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We have all been there. A new year means new resolutions that we completely forget about by March. Resolutions can be exciting and a great way to bring about change in your life, but they can also be a source of shame when December rolls around and you realize that you didn’t stick to your established vitamin regimen promised in January. 

So, with that being said, here is a list of tips and ideas that my close friends and I have assembled over the years to help you make 2021 new year’s resolutions ones that you are proud of by the time December 31st rolls back around. 

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One. Don’t be vague

I can’t tell you how often I have heard people say their resolutions are to “Be more present” or “Be more healthy.” While these are all admirable resolutions, how are you going to achieve them? 

One way to avoid these vague resolutions is to use them as jumping off points. If you want to be more present this year, make your resolution to meditate at least three times a week or to start a daily journal. If you want to be more healthy make your resolution to drink 3 hydro flasks a day or to stop drinking sugary drinks. Making a plan that is reasonable and attainable will help you stay on top of your goals for the year. Start off with an overarching goal and then include action steps to achieve them.

Two. Don’t be too hard on yourself

So often I hear stories of people who gave up on their resolutions just because they slipped up for a day or a week. No one said that you had to be perfect in order to be successful in your resolutions. 

Who cares if you forgot or were too busy to be active for a week? The key is to have high expectations for yourself, but not to beat yourself up if you stray from your goals. I am not saying that you should make excuses for yourself every other week, but give yourself grace every now and then. 

Three. Don’t put too much on your plate at once

Who said that all resolutions need to start in January? Yes, a new year is a convenient time to start one, but it is not the only time. One year I made the mistake of starting 10 resolutions on January 1st and found that I didn’t succeed at even one of them. Now, I only start 1 or 2 in January. I write them down and do my best to succeed for at least a month. After I feel confident, I add more. Changing your life for the better should be an ongoing thing, not something that is restricted to January 1st. 

Four. Are you making your resolutions for the right reasons?

This one took me a long time to accept, but the reason behind a resolution is just as important as the resolution itself. Make sure that your intentions are rooted in what is best for you and not anyone else. 

For example, in the past I have made the resolution to work out more so that I am thinner by the end of the year. This year I have a similar goal, but it is not so that others will think that I am thin, but it is so I feel healthy and strong. The steps to succeeding in my resolution may look similar, but now the reason behind what I am doing comes from a healthier place.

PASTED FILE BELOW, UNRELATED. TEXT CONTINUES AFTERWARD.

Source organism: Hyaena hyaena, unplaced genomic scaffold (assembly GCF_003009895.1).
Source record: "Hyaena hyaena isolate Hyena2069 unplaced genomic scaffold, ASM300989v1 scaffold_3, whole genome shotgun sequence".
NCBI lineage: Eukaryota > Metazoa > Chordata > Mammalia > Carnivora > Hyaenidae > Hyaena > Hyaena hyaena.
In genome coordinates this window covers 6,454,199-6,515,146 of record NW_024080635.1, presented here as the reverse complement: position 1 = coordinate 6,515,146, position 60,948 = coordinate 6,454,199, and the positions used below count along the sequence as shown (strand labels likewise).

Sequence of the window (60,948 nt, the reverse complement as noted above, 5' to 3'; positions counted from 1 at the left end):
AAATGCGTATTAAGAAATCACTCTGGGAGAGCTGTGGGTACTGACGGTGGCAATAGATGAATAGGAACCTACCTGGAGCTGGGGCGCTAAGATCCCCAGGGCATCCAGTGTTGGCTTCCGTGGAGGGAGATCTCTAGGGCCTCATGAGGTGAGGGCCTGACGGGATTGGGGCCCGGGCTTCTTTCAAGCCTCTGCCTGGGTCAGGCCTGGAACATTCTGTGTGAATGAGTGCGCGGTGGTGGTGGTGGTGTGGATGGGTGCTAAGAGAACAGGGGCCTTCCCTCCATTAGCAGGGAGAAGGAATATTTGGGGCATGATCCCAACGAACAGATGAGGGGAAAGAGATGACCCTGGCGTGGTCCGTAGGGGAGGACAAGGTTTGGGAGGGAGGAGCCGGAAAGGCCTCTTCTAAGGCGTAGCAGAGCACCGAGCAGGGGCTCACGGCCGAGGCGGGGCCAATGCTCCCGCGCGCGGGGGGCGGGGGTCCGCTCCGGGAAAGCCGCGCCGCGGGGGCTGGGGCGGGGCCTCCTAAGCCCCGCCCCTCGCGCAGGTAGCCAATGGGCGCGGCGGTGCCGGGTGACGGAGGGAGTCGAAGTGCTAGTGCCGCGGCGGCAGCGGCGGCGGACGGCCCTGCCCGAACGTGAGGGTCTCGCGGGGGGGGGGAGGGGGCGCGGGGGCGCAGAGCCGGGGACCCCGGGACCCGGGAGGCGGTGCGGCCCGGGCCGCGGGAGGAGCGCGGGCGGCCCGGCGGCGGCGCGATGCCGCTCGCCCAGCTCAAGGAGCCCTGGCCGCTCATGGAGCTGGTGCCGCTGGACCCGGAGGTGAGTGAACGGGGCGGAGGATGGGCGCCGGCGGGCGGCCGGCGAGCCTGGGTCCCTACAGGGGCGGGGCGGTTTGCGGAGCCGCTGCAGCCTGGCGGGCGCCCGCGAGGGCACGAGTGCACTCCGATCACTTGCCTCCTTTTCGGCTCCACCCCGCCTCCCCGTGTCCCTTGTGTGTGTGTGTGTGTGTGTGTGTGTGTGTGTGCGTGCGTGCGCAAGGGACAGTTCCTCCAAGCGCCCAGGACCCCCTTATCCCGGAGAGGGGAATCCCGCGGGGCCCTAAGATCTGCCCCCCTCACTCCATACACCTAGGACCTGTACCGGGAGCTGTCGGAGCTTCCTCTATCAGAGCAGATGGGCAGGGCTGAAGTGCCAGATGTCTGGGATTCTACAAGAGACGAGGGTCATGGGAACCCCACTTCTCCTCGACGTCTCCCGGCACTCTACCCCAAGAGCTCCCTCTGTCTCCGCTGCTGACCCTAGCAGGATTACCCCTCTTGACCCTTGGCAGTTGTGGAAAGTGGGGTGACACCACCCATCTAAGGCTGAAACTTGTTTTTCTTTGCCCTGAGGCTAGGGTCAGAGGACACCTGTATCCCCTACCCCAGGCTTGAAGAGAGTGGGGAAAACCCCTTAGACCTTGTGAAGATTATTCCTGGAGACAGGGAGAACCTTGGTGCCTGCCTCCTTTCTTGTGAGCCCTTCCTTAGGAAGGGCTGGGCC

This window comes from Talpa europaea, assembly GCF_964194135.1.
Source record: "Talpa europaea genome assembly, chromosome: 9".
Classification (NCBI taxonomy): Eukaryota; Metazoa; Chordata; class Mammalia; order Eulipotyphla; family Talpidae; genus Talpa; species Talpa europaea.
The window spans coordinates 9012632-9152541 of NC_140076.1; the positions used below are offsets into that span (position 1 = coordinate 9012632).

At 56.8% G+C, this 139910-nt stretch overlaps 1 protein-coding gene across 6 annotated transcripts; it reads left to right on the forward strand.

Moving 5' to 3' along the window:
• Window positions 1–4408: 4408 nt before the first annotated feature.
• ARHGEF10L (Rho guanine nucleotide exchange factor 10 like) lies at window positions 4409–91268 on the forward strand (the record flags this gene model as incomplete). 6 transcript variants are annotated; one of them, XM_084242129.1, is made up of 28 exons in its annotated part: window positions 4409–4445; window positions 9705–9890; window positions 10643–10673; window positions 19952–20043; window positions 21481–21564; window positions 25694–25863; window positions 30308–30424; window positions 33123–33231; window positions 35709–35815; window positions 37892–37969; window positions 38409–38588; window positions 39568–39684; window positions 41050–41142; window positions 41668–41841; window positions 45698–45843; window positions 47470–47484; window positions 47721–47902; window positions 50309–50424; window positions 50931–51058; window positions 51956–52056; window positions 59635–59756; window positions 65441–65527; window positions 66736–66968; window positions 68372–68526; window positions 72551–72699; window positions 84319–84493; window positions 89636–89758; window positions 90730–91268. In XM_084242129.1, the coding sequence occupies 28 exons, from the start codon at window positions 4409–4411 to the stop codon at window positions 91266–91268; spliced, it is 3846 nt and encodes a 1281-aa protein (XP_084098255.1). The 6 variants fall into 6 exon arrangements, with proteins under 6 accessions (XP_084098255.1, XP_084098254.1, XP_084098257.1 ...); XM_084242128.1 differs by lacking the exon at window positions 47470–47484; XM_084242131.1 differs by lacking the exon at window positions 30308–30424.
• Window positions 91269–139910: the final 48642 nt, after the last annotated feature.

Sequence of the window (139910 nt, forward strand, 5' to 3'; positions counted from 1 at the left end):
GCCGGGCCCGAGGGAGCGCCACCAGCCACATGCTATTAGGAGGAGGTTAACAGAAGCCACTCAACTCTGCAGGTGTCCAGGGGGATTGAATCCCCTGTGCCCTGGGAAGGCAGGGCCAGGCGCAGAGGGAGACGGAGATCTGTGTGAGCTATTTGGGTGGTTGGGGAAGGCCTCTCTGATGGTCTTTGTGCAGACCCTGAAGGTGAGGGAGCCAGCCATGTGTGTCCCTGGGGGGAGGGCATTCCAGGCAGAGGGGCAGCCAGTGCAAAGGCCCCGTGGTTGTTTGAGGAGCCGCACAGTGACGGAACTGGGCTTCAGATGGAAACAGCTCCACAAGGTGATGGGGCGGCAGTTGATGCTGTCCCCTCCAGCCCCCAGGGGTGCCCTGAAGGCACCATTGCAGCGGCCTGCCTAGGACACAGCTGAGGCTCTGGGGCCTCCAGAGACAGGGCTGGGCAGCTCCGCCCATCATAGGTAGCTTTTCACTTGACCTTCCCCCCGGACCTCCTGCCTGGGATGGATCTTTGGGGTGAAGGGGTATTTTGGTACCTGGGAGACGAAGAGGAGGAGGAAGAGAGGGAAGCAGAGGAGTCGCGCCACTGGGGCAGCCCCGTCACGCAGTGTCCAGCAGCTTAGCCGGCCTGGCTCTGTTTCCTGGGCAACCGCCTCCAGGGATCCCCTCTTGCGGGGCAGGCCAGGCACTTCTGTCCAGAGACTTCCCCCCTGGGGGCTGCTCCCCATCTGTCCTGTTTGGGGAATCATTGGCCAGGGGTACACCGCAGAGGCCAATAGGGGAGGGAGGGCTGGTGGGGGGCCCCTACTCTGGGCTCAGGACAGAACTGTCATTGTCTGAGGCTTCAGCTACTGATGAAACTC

Also, make sure that you are ready for whatever resolution you make, and it is okay if you aren’t ready yet! You want to set yourself up for success and sometimes we aren’t ready for the changes that we want to make. That shouldn’t keep us from making any changes, though. Instead of not making any resolutions at all, what resolutions can you make that could maybe prepare yourself for bigger changes in the future? 

Five. Don’t keep your resolutions to yourself

Accountability, while it can be annoying, is key to successfully achieving any type of resolution. The first step to making resolutions reality is to write them down. Whether you use a journal, a post-it, or an old receipt, putting pen to paper and physically writing down your plans is so important. 

The next step is to tell someone. Whoever you chose, your mom, your roommate, or your best friend, ask them to help you be accountable and support you. I have found that when I do this whoever I tell often has similar resolutions and then we can actively remind each other if we start to stray from our goals.

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I love resolutions. I think that they symbolize change and taking control of your life. However, it is important to say that resolutions are not necessary by any means. If they aren’t your thing, then they aren’t your thing! Whatever you do, if you make resolutions or not, if your resolutions are grand or if they are about the details, do what is best for you.

 

 

Cassidy Bianchi-Rossi is a physiology student at Seattle Pacific University minoring in chemistry. She loves to drink coffee, talk about her dogs, and watch sports and Netflix.
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